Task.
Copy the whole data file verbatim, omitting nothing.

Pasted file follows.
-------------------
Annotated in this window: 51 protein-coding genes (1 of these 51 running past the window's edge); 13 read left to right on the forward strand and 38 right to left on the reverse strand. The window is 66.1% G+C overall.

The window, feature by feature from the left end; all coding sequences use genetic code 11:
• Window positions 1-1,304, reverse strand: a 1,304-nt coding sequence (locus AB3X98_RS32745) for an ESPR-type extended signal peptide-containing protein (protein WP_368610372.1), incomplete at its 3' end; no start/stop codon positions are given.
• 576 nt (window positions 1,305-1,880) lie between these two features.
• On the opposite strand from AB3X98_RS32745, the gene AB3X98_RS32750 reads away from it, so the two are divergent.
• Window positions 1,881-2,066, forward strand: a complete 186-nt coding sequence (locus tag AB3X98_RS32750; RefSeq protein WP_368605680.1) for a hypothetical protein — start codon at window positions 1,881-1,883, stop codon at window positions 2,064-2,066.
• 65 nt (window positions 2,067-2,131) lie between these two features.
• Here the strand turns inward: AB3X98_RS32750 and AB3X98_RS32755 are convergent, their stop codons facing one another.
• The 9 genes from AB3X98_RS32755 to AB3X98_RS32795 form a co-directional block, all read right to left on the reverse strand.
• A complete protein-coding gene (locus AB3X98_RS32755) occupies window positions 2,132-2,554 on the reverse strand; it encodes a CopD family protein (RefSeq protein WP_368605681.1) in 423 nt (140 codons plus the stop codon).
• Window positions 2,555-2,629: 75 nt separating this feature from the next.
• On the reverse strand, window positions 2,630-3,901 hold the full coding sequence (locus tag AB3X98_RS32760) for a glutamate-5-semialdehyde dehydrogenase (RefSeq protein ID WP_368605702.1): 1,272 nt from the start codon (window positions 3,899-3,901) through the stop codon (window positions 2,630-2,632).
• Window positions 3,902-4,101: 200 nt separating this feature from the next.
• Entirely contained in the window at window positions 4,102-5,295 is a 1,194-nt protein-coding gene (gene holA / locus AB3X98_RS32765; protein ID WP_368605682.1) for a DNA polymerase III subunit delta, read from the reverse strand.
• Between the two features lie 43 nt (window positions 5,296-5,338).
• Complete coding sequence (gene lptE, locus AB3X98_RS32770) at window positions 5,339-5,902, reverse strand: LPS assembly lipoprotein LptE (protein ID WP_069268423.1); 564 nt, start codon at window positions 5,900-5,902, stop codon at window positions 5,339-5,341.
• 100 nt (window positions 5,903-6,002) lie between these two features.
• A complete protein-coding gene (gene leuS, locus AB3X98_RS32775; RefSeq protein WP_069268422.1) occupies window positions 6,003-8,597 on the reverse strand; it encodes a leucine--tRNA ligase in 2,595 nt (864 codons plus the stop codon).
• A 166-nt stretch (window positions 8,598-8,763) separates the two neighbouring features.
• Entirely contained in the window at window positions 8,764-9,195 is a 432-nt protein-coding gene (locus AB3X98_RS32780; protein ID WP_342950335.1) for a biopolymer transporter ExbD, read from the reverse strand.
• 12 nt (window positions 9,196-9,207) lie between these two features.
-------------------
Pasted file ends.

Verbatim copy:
Annotated in this window: 51 protein-coding genes (1 of these 51 running past the window's edge); 13 read left to right on the forward strand and 38 right to left on the reverse strand. The window is 66.1% G+C overall.

The window, feature by feature from the left end; all coding sequences use genetic code 11:
• Window positions 1-1,304, reverse strand: a 1,304-nt coding sequence (locus AB3X98_RS32745) for an ESPR-type extended signal peptide-containing protein (protein WP_368610372.1), incomplete at its 3' end; no start/stop codon positions are given.
• 576 nt (window positions 1,305-1,880) lie between these two features.
• On the opposite strand from AB3X98_RS32745, the gene AB3X98_RS32750 reads away from it, so the two are divergent.
• Window positions 1,881-2,066, forward strand: a complete 186-nt coding sequence (locus tag AB3X98_RS32750; RefSeq protein WP_368605680.1) for a hypothetical protein — start codon at window positions 1,881-1,883, stop codon at window positions 2,064-2,066.
• 65 nt (window positions 2,067-2,131) lie between these two features.
• Here the strand turns inward: AB3X98_RS32750 and AB3X98_RS32755 are convergent, their stop codons facing one another.
• The 9 genes from AB3X98_RS32755 to AB3X98_RS32795 form a co-directional block, all read right to left on the reverse strand.
• A complete protein-coding gene (locus AB3X98_RS32755) occupies window positions 2,132-2,554 on the reverse strand; it encodes a CopD family protein (RefSeq protein WP_368605681.1) in 423 nt (140 codons plus the stop codon).
• Window positions 2,555-2,629: 75 nt separating this feature from the next.
• On the reverse strand, window positions 2,630-3,901 hold the full coding sequence (locus tag AB3X98_RS32760) for a glutamate-5-semialdehyde dehydrogenase (RefSeq protein ID WP_368605702.1): 1,272 nt from the start codon (window positions 3,899-3,901) through the stop codon (window positions 2,630-2,632).
• Window positions 3,902-4,101: 200 nt separating this feature from the next.
• Entirely contained in the window at window positions 4,102-5,295 is a 1,194-nt protein-coding gene (gene holA / locus AB3X98_RS32765; protein ID WP_368605682.1) for a DNA polymerase III subunit delta, read from the reverse strand.
• Between the two features lie 43 nt (window positions 5,296-5,338).
• Complete coding sequence (gene lptE, locus AB3X98_RS32770) at window positions 5,339-5,902, reverse strand: LPS assembly lipoprotein LptE (protein ID WP_069268423.1); 564 nt, start codon at window positions 5,900-5,902, stop codon at window positions 5,339-5,341.
• 100 nt (window positions 5,903-6,002) lie between these two features.
• A complete protein-coding gene (gene leuS, locus AB3X98_RS32775; RefSeq protein WP_069268422.1) occupies window positions 6,003-8,597 on the reverse strand; it encodes a leucine--tRNA ligase in 2,595 nt (864 codons plus the stop codon).
• A 166-nt stretch (window positions 8,598-8,763) separates the two neighbouring features.
• Entirely contained in the window at window positions 8,764-9,195 is a 432-nt protein-coding gene (locus AB3X98_RS32780; protein ID WP_342950335.1) for a biopolymer transporter ExbD, read from the reverse strand.
• 12 nt (window positions 9,196-9,207) lie between these two features.